While a new report from Secretary of State Hillary Clinton uses strong rhetoric to back religious liberty, a former diplomat says more action needs to be taken to turn those words into reality.
Dr. Thomas Farr, director of the Religious Freedom Project at the Berkley Center for Religion, Peace and World Affairs at Georgetown University, told EWTN News that although the report offers a "comprehensive catalogue of violations of religious freedom," it stops short of addressing them in a concrete and meaningful way.
Released on July 30, the congressionally-mandated International Religious Freedom Report examines the status of religious liberty in 199 countries and territories around the world during 2011.
The report outlines disturbing trends in religious freedom violations around the world, taking the form of violent extremism, growing blasphemy laws and an increase in anti-Semitism.
It lists eight countries – Burma, China, Eritrea, Iran, North Korea, Saudi Arabia, Sudan and Uzbekistan – as "Countries of Particular Concern." These countries are the same eight that received this designation last year.
In announcing the findings of the report, U.S. Ambassador at Large for International Religious Freedom Suzan Johnson Cook said that the U.S. has been working to voice concerns about these situations and to sponsor tolerance programs aimed at youth, as well as to impose sanctions on countries that fail to respect their citizens.
Countries such as Egypt, which are currently in a period of transition, have "a wonderful opportunity" to include respect for religious freedom in their new constitution, she said.
Aware of promises by Egyptian leaders to respect minorities, America is "looking at them to protect religious minorities and all citizens and adhere to the universal human rights," she explained.
The U.S. has also "raised the religious freedom issue" with China, the ambassador said.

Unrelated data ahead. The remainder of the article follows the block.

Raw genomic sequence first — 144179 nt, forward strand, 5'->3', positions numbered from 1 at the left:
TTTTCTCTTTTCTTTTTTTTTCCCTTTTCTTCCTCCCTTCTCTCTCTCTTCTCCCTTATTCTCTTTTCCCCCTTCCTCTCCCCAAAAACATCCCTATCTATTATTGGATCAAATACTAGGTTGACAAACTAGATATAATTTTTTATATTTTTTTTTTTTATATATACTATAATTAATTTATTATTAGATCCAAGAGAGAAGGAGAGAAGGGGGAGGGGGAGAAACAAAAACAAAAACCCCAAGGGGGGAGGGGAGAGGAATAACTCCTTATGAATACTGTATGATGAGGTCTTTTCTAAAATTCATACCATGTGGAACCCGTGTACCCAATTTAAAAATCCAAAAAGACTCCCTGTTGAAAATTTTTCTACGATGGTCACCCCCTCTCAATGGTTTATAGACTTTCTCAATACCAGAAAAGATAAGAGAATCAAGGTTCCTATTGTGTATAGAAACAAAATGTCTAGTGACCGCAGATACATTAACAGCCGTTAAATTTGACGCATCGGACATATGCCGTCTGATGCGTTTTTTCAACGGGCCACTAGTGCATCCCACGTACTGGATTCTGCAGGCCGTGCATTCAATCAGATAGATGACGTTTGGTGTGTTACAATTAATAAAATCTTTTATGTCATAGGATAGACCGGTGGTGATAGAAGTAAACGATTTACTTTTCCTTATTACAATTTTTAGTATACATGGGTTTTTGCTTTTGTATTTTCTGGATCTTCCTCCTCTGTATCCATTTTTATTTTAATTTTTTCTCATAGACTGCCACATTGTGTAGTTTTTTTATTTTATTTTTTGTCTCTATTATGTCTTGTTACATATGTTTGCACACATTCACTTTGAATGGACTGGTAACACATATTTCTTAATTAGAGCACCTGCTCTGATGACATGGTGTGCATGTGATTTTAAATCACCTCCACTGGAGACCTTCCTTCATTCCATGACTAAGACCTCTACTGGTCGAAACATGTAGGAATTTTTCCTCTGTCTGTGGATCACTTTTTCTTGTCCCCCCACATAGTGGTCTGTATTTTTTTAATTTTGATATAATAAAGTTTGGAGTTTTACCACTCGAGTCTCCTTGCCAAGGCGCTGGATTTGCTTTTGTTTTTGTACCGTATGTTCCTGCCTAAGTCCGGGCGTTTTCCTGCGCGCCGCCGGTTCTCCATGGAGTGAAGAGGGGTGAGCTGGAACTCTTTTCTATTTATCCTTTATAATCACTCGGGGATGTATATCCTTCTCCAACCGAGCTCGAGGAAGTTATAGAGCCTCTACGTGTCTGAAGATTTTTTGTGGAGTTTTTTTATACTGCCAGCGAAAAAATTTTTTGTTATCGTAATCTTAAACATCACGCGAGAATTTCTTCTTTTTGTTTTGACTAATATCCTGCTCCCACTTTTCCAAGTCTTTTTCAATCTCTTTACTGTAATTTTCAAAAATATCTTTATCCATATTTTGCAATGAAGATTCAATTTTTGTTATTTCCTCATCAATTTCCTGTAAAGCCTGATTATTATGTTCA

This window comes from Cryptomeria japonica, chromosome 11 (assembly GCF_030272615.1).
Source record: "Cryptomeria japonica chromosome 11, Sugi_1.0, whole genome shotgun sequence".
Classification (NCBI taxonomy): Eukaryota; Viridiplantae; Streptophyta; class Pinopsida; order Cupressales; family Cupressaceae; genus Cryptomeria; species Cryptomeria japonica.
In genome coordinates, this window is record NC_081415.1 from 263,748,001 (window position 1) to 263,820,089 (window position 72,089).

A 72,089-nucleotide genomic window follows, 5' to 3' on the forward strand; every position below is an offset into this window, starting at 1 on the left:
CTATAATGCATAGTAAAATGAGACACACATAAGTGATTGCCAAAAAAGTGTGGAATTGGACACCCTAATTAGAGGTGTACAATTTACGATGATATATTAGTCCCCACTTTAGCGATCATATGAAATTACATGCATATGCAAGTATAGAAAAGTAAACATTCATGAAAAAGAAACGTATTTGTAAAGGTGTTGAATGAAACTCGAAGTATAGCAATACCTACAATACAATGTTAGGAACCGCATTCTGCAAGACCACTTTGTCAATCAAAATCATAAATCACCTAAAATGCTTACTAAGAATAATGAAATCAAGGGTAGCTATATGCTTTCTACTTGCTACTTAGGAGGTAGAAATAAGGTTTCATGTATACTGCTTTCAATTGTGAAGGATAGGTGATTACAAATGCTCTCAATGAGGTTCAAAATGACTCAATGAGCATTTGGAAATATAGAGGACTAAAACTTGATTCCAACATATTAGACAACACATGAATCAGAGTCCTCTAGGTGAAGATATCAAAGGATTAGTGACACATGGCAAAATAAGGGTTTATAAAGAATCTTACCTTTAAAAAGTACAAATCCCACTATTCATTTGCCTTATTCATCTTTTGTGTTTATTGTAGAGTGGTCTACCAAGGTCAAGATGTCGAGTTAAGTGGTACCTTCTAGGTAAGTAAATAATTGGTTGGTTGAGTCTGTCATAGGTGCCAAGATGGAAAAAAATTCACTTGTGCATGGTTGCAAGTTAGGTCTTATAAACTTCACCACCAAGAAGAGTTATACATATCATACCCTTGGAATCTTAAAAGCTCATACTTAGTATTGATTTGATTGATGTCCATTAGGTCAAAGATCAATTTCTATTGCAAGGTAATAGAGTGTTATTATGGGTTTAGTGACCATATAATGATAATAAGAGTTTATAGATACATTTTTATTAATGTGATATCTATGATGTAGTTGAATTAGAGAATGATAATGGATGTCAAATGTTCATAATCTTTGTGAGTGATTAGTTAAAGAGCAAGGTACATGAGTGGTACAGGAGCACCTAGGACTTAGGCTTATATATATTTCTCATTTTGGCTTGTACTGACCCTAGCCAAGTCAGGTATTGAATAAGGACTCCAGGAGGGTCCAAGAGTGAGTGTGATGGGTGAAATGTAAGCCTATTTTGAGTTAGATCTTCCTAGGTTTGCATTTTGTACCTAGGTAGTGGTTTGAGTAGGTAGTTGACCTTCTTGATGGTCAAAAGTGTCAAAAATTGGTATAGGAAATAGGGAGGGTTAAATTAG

Although the situation in the country is "complicated," she said that the U.S. is continuing to "press the government" of China and emphasized that conversations with the nation's leaders are ongoing.
In an address on the findings of the report, Secretary of State Hillary Clinton acknowledged that there are significant reasons for concern in countries around the globe.
Religious freedom is critical, she emphasized, not only for its own sake, but also for the existence of a secure and stable democracy, as well as for economic and political progress.
"This is a bedrock priority of our foreign policy," she said.
Clinton said that the report "sends a signal to the worst offenders that the world is watching."
It allows the U.S. to more successfully target the countries and aid the individuals that are in greatest need of help, she added.
But while Farr said the language used by Clinton to support religious freedom was "very good," he added that the words do not translate into policies.
Formerly serving in the State Department's Bureau of Intelligence and Research in the 1990s, Farr became the first director of the department's international religious freedom office.
He explained that the International Religious Freedom Act, which mandates the annual report, requires that it tell what policies the U.S. is using "to advance religious freedom in a given country."
But the policy section of the report instead gives "a laundry list of unconnected meetings and 'dialogues,' or repetitions of senior US officials having 'raised the issue' or 'discussed' it with host country officials," he said.
While these meetings and discussions are not bad, he noted, they are not enough on their own to be effective.
Farr explained that "in most countries, there is very little evidence of a unified US strategy to advance religious freedom."
Rather, he said, "there is a grab bag of unrelated items whose purpose is to show movement, at least on a rhetorical level."
For example, he explained, "for a nation like Egypt, whose stability is so vital to our interests," one might expect to see the report give "a comprehensive strategy of policy programs and concrete initiatives designed to convince the Egyptians that their own interests require them to advance religious freedom."
Rather, one finds a list of discussions, dialogues and unrelated programs. While these programs may be good, he said, "they do not represent the kind of foreign policy strategy that takes the advancement of religious freedom as a serious issue of security, stability and success."
What the U.S. should be doing, Farr argued, is giving the religious freedom ambassador the tools "to develop strategies in key countries.
"She should be given increased authority and resources," he stressed. "Currently her office and function are isolated and under funded."
When this changes, he said, the world will know that the Secretary of State is serious about her statements and willing to "put policy weight" behind her strong rhetoric.